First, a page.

Coping with Fibromyalgia During Pregnancy
Let’s be real. Women in general have a higher pain threshold than most men – they routinely endure waxing and childbirth. This doesn’t change the fact that pregnancy can be difficult. It can be even harder if you suffer from fibromyalgia. Fibromyalgia is painful and exhausting to deal with under the best circumstances and pregnancy can make it worse. On the plus side, most women with fibromyalgia experience normal labor and have healthy full-term babies. To make it easier to get through your pregnancy with minimal discomfort it’s important that you have a clear understanding of fibromyalgia and how it affects your pregnancy.
Pregnancy with Fibromyalgia
It is generally accepted that fibromyalgia symptoms tend to worsen during pregnancy. This is not necessarily the case for all women and if you’re lucky, you might actually find some respite during this time. Unfortunately, many women experience increased flare ups or exacerbation of symptoms, which most likely is connected to the increased physical and mental stress of pregnancy. The severity of fibromyalgia symptoms can also vary through different stages of the pregnancy.
The first trimester can be a difficult time as your body has to deal with changing hormonal levels and early pregnancy symptoms like nausea and fatigue. In addition, some types of fibromyalgia medication may be stopped during these months, making it harder to cope with fibromyalgia symptoms.
During the second trimester, you should be able to breathe a sigh of relief. This is when most women, including those who suffer from fibromyalgia, start to feel better and more energetic. This is primarily because those pregnancy hormones like relaxin are getting to work. Of course, despite what some might say, this is no honeymoon period, and you could still experience body aches and pains.
The final trimester can be the hardest one to get through when you suffer from fibromyalgia. Research confirms that fibromyalgia can increase the likelihood of experiencing certain symptoms at a higher frequency and severity during this stage. This includes symptoms like fatigue, constipation, frequent urination, abdominal pain, nausea, muscle weakness, and lower back and leg pain.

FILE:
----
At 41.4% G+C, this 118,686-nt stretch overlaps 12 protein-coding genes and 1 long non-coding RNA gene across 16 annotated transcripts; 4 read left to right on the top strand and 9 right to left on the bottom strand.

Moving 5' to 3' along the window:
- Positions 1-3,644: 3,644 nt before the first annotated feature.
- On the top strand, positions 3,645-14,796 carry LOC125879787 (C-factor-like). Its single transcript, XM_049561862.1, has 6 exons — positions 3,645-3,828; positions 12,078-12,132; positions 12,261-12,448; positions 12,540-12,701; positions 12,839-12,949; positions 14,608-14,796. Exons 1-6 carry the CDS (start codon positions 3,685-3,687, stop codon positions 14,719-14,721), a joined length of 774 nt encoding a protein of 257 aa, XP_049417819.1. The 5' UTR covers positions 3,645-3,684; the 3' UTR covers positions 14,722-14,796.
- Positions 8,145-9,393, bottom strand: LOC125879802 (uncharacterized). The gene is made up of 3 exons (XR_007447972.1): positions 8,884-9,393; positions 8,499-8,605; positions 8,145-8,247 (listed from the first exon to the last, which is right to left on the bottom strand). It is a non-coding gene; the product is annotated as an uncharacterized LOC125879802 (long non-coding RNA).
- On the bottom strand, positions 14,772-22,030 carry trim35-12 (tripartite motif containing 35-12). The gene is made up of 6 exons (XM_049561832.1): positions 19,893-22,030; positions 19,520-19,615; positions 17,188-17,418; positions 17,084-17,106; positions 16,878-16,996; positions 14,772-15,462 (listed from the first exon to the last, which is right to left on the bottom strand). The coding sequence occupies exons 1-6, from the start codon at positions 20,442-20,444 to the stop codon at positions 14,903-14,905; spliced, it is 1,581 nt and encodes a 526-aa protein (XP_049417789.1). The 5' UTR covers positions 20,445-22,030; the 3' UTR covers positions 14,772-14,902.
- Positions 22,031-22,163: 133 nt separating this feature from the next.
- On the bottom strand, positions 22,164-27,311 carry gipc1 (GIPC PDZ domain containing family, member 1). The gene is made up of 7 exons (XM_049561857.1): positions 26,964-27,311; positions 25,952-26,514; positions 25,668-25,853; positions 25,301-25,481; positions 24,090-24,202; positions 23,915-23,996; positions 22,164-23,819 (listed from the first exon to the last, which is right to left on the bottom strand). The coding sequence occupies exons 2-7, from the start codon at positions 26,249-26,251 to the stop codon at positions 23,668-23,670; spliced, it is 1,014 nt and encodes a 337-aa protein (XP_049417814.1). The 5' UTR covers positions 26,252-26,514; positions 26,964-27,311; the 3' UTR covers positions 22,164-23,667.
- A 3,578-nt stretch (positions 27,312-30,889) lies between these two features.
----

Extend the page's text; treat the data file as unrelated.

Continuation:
Coping with Fibromyalgia during Pregnancy
Fibromyalgia treatment typically involves the use of pain medications and antidepressants, so these options will be limited due to safety concerns during pregnancy. Your health care providers will be able to best guide you in this regard. There are nonmedical treatments that can help considerably, however, and you can use such strategies to get relief from symptoms.
Exercise may be the last thing on your mind, but the lack of physical activity can exacerbate fibromyalgia symptoms and lead to muscle atrophy. Mild to moderate intensity exercises like walking, Pilates, or yoga will suffice. Just 20 to 30 minutes of such daily activity can counter the risk of severe fibromyalgia symptoms during pregnancy.
A balanced diet is essential for anyone with fibromyalgia as this can help keep a check on your weight. Bodyweight is an important consideration, as studies show that weight loss can provide significant relief from fibromyalgia symptoms. A diet that primarily focuses on whole foods rather than processed foods, such as the DASH diet or Mediterranean diet, will also reduce chronic inflammation and relieve symptoms.
Enjoy a Warm Soak
Soaking in a hot tub or pool can be extremely relaxing, not just mentally, but also physically. This is particularly helpful when you suffer from body aches and back pain during the later stages of pregnancy.
Take it Easy
Rest is essential for all of us, especially if you are pregnant and suffer from fibromyalgia. Make it a point to take breaks to lie back every 20 to 30 minutes in order to relieve pressure on your back and legs.
Stress and anxiety are often linked to flare ups and exacerbation of fibromyalgia symptoms. Meditation, yoga, breathing exercises, and progressive muscle relaxation can help to lower stress levels and don’t require much time or effort. Therapies like CBT can also be extremely effective for both pain management and fighting depression.
Asking for help when you need it doesn’t any less independent, it’s just smart. Get your partner, family, or friends to help with cooking, household chores, and any other tasks that may arise during and also after your pregnancy. Support doesn’t necessarily have to come from acquaintances and you can also reach out to online support groups for help, advice, or simply someone to talk to.
Fibromyalgia doesn’t mean that you cannot have a healthy pregnancy and delivery, but it can expose you and your baby to some added risks. With adequate foresight and precaution however, these risks can be mitigated. Just remember that your choice of health care provider can make all the difference, so find a supportive doctor who has expertise and experience in caring for fibromyalgia patients. This will make your pregnancy easier to bear and it will give you a lot less to worry about.